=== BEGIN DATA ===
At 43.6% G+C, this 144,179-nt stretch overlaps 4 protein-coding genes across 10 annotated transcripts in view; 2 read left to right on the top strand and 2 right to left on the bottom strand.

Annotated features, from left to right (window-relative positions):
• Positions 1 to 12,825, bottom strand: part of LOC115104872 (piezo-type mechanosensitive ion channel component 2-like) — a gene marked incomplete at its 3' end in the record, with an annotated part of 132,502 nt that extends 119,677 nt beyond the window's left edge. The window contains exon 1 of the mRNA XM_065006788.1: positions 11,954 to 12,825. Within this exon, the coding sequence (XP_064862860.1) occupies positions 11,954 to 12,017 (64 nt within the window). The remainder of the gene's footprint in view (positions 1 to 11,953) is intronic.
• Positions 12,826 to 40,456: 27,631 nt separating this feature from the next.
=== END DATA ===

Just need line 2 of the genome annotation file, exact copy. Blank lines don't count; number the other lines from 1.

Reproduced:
Annotated features, from left to right (window-relative positions):